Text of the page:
Variablen/NSeroprevalence % (95% CI)Unadjusted Odds Ratio (95% CI)p-ValueAdjusted Odds Ratio (95% CI)p-Value
Age (continuous)141/70120.1 (17.2, 23.2)1.01 (1.00, 1.02)<0.0011.01 (1.01, 1.02)<0.001
0–1714/126 11.1 (6.21, 17.9)REF
18–90127/575 22.0 (18.7, 25.7)2.26 (1.25, 4.08)0.0062.66 (1.44, 4.91)0.002
Female68/329 20.6 (16.4, 25.4)1.06 (0.73, 1.54)0.731
Male73/372 19.6 (15.7, 24.0)REF
Location, Year
Ibadan, 201865/300 21.6 (17.1, 26.7)1.31 (0.84, 2.03)0.464
Jos, 201737/177 20.9 (15.1, 27.6)1.25 (0.75, 2.06)
Abuja, 201139/224 17.4 (12.6, 23.0)REF
Butcher/Meat seller21/141 14.8 (9.46, 21.8)0.64 (0.37, 1.10)0.285
Livestock Trader/Vet4/27 14.8 (4.18, 33.7)0.64 (0.21, 1.92)
Abattoir worker13/46 28.2 (15.9, 43.3)1.45 (0.72, 2.92)
Unknown37/177 20.9 (15.1, 27.6)0.97 (0.62, 1.53)
Others66/310 21.2 (16.8, 26.2)REF
Animal exposure
Unknown37/17720.9 (15.1, 27.6)0.76 (0.44, 1.29)0.1340.66 (0.38, 1.14)0.179
Yes69/388 17.7 (14.1, 21.9)0.62 (0.39, 0.99) 0.69 (0.41, 1.18)0.141
No35/136 25.7 (18.6, 33.9)REF
Health status
Sick individual102/477 21.3 (17.7, 25.3)1.29 (0.85, 1.94)0.2221.46 (0.87, 2.44)0.148
Non-sick individual 39/224 17.4 (12.6, 23.0)REF
Presence of fever
Yes123/595 20.6 (17.4, 24.1)1.27 (0.73, 2.19)0.383
No18/10616.9 (10.3, 25.5)REF
Malaria parasite
Unknown76/401 18.9 (15.2, 23.1)0.74 (0.39, 1.40)0.603
Yes50/237 21.0 (16.0, 26.8)0.85 (0.44, 1.65)
No15/63 23.8 (13.9, 36.2)REF
n = number positive for dengue virus and chikungunya IgG; N = total samples examined; CI = confidence interval.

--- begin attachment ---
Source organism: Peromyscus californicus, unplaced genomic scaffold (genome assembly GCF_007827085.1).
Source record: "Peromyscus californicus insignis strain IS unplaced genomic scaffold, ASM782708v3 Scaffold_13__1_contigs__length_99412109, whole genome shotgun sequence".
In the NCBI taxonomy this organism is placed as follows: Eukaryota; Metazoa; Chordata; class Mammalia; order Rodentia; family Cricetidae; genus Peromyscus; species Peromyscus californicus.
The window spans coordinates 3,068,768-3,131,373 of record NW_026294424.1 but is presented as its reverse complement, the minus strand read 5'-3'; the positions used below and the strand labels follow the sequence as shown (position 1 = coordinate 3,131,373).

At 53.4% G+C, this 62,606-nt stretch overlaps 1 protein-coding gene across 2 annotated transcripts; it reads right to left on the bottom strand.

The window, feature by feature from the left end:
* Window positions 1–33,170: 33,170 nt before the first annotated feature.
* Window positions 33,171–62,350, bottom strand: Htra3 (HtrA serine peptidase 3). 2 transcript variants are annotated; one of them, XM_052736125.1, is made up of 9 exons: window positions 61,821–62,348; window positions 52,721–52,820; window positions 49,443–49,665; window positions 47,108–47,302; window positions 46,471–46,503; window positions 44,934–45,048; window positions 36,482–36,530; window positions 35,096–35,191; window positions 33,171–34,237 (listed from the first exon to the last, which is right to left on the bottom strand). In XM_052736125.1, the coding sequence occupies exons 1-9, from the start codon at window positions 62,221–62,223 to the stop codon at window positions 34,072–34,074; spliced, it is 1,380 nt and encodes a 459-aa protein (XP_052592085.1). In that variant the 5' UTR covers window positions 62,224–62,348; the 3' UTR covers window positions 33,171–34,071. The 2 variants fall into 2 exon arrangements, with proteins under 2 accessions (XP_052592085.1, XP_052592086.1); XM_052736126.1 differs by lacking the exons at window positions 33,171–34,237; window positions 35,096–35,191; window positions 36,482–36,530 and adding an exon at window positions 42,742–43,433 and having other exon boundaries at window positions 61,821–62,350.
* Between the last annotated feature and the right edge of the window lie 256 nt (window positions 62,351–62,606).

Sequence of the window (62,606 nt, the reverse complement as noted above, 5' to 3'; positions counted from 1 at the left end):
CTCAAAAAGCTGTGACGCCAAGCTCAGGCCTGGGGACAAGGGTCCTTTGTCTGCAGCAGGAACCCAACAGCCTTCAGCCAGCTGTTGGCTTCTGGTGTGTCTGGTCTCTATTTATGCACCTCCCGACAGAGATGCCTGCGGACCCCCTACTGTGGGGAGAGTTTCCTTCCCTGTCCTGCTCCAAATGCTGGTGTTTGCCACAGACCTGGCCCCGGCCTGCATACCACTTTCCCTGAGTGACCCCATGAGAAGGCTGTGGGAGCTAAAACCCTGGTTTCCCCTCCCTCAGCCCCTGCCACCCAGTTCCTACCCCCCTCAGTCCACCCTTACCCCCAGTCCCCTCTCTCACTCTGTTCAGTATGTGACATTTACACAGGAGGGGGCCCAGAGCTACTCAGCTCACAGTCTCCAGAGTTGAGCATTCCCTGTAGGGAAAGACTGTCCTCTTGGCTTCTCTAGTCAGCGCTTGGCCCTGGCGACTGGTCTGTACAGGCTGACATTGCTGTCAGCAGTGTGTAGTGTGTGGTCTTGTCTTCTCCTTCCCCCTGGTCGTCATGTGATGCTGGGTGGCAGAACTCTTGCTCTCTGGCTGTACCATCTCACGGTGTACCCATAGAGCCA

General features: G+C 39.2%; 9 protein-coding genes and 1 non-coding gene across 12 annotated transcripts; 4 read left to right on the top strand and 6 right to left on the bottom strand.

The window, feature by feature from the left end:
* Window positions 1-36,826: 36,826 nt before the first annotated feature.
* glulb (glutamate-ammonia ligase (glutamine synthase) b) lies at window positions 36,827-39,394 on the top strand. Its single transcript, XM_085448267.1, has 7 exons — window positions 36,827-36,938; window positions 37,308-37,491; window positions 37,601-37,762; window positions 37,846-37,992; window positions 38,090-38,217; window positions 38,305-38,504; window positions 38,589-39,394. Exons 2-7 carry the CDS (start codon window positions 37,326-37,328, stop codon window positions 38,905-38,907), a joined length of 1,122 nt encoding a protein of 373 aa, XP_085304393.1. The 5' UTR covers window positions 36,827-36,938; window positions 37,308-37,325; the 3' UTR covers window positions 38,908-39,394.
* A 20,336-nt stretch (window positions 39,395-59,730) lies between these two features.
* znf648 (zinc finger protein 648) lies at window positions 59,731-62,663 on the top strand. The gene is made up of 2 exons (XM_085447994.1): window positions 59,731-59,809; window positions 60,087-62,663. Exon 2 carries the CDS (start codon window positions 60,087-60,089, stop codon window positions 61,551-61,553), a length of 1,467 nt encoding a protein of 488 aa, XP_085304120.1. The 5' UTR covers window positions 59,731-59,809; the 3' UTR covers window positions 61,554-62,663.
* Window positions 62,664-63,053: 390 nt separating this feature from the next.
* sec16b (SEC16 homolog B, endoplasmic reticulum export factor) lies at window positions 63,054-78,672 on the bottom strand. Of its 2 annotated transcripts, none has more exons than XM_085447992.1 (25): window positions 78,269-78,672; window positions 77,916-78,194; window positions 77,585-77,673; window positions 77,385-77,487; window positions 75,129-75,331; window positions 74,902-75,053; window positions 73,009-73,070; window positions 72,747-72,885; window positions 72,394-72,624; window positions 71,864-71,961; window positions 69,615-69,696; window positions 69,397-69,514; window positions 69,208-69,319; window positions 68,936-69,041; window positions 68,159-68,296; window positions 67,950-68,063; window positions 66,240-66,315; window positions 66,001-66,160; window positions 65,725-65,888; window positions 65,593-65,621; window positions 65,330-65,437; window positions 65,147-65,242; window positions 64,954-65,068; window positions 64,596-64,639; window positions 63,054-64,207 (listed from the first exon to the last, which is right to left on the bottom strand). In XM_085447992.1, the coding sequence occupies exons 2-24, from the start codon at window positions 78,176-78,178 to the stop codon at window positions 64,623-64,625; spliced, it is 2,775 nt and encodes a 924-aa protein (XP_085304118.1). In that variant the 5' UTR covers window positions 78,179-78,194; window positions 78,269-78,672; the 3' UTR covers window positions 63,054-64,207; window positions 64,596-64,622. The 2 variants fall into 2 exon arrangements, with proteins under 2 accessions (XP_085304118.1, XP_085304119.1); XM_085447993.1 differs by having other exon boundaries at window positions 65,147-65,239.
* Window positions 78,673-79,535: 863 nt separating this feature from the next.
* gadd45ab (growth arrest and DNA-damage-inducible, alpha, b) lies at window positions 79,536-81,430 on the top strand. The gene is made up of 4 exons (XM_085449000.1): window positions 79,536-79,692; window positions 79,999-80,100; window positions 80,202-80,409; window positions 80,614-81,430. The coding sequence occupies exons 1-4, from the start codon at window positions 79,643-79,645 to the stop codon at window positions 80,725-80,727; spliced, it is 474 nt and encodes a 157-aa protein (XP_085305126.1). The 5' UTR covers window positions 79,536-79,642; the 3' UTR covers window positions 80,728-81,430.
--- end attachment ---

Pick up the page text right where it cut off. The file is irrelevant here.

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Ekong, P.S.; Aworh, M.K.; Grossi-Soyster, E.N.; Wungak, Y.S.; Maurice, N.A.; Altamirano, J.; Ekong, M.J.; Olugasa, B.O.; Nwosuh, C.I.; Shamaki, D.; et al. A Retrospective Study of the Seroprevalence of Dengue Virus and Chikungunya Virus Exposures in Nigeria, 2010–2018. Pathogens 2022, 11, 762.

AMA Style

Ekong PS, Aworh MK, Grossi-Soyster EN, Wungak YS, Maurice NA, Altamirano J, Ekong MJ, Olugasa BO, Nwosuh CI, Shamaki D, et al. A Retrospective Study of the Seroprevalence of Dengue Virus and Chikungunya Virus Exposures in Nigeria, 2010–2018. Pathogens. 2022; 11(7):762.

Chicago/Turabian Style

Ekong, Pius S., Mabel K. Aworh, Elysse N. Grossi-Soyster, Yiltawe S. Wungak, Nanven A. Maurice, Jonathan Altamirano, Michael J. Ekong, Babasola O. Olugasa, Chika I. Nwosuh, David Shamaki, and et al. 2022. "A Retrospective Study of the Seroprevalence of Dengue Virus and Chikungunya Virus Exposures in Nigeria, 2010–2018" Pathogens 11, no. 7: 762.